Help wanted developing 44-plus acres of University of Iowa land

UI seeking 'creative, unique development proposals that will produce the highest long-term economic value'

Top-down map view
Top-down map view

IOWA CITY — Imagine if next to the University of Iowa’s “championship level” Finkbine Golf Course and new $10 million clubhouse fit with pro shop, banquet hall, and restaurant sat a high-service boutique hotel, micro conference center, private membership club and even new retail shops and residential housing.

The university wants to hire someone to do that dreaming — and planning and developing and operating — and it issued a call for qualifications last week from private development teams interested in helping re-imagine 44-plus acres of land stretching from Melrose Avenue to the Iowa Northern Railway.

In addition to the largely vacant acreage, the university is seeking proposals for the operation, management, and maintenance of its 18-hole Finkbine Golf Course and its new clubhouse.

In its request for qualifications, the university highlighted additional acreage for possible development — although those areas have current uses, including parking and athletic facilities like the Hawkeye softball complex, and would “need to be addressed with further discussion.”

“The University of Iowa is looking for creative, unique development proposals that will produce the highest long-term economic value to the university, while also serving as an important gateway and attraction to the university campus and community,” according to a UI request for qualifications, which has a response deadline of Aug. 1.

The proposed development site sits in both Iowa City and University Heights jurisdiction, and the university and its neighbors perceive as “important intangible benefits” sustainability, progressive land stewardship, and quality of life, according to the request for qualifications.

The proposal comes as the university struggles to cut costs and find new revenue in response to state funding de-appropriations amounting to nearly $21 million in the last and current budget years.


UI President Bruce Harreld has pushed tuition increases, instituted a faculty pay freeze until January, and enacted a five-month building moratorium on new construction — which officials have said will affect its new clubhouse project, even though the university received a private $10 million gift to build it.

UI officials last summer unveiled plans to shutter the neighboring 60-year-old University Club and replace it with a hotel, and the institution in October issued a request for information to solicit ideas from private developers interested in collaborating on third-party development of the site.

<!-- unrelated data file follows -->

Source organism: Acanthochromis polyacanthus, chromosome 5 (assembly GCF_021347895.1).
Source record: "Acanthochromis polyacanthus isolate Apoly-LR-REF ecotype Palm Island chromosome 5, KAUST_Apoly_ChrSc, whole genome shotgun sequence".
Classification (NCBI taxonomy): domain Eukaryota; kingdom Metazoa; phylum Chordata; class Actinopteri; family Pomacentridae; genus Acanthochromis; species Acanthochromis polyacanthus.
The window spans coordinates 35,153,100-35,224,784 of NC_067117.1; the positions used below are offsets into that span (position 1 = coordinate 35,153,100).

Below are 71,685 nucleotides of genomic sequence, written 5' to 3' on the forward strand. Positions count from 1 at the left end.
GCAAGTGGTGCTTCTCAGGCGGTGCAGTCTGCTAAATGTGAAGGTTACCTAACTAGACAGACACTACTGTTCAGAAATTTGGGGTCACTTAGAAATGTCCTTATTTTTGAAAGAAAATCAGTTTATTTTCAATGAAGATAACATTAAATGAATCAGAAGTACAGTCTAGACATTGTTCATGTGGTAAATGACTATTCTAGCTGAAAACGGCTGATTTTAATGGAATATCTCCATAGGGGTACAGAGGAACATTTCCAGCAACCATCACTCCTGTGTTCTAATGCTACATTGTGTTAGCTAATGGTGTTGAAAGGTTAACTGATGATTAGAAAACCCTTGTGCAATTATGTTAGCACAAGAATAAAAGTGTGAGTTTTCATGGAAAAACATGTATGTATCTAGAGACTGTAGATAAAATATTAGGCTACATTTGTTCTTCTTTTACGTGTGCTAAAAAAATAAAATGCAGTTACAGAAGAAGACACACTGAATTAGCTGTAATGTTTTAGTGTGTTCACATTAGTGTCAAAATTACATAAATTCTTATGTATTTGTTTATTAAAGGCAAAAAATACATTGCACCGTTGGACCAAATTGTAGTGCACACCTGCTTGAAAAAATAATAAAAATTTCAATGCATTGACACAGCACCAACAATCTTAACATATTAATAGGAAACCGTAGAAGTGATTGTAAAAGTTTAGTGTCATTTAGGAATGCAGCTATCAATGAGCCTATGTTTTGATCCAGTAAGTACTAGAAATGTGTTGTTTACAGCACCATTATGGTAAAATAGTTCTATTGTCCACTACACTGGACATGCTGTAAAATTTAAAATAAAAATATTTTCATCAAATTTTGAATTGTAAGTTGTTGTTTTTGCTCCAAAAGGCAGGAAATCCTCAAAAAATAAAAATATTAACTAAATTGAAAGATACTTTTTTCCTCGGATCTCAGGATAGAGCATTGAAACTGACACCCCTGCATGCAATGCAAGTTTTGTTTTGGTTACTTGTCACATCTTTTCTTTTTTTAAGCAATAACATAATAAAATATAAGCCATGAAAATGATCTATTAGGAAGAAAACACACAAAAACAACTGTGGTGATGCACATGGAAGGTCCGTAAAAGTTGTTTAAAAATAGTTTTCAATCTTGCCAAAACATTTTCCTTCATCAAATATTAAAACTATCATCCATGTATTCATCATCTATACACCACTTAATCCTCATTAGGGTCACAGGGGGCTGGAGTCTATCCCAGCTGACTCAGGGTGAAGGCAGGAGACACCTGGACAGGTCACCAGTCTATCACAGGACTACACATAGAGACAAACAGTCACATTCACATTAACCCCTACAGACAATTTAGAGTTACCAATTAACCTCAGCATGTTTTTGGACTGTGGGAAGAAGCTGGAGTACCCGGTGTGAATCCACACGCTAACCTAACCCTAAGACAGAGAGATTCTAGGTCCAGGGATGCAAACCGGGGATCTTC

“The RFI from October only concerned a smaller piece of land that was specifically designated for a hotel,” University Business Manager David Kieft said Wednesday in an email to The Gazette. “The recent request for qualifications asks for specific proposals for using the 44-acres in question, more land than indicated in the RFI, and is open to more possibilities than just a hotel.”

As part of its original plan for the hotel, the university envisioned razing the 33,300-square-foot University Club, which has deferred maintenance concerns — although officials made clear in their more recent request they’re open to suggestions.

“The university is receptive to the creation of a new private social club facility within the overall development area … or the integration of a private social club within the new Finkbine clubhouse,” according to the request. “The university is also open to proposals that have the new management team operating the University Club on an interim basis in the existing or temporary location, while a new facility is being designed and constructed.”

The university’s preference is for a third party to design, develop, build, own or lease, operate, and maintain the mixed-use project that would include a hotel, conference center, membership club, recreational amenities, green space, and possible retail and residential options.

“A residential component could focus on all age ranges, from young professionals to senior living,” according to the UI request. “However, the university is not interested in any student-focused housing in this development.”

In its request, the university reports being open to both “long-term ground leasing and fee-simple sale of land — or a combination.” The proposed development site is on UI land, and thus is zoned “public.”


“Regardless if the land conveyance is by deed or ground lease, the property, at developer’s expense, will need to go through a formal rezoning process,” according to the request.

The university hasn’t had the area appraised, but officials said they will do that “once we know which specific areas of the overall site interest the developers and the type of land uses they propose.”

In response to the university’s request for information in October, 12 entities submitted a wide range of ideas, suggestions, and comments, Kieft told The Gazette last month. Responses to the recent request for qualifications are due by Aug. 1, and the university then will take a month to review the proposals and shortlist a group of teams to interview, according to Kieft.

Those interviews most likely would take place in September, but the university hasn’t established a firm timeline on when any development would ensue. The anticipated project completion date is fall 2019, Kieft said.

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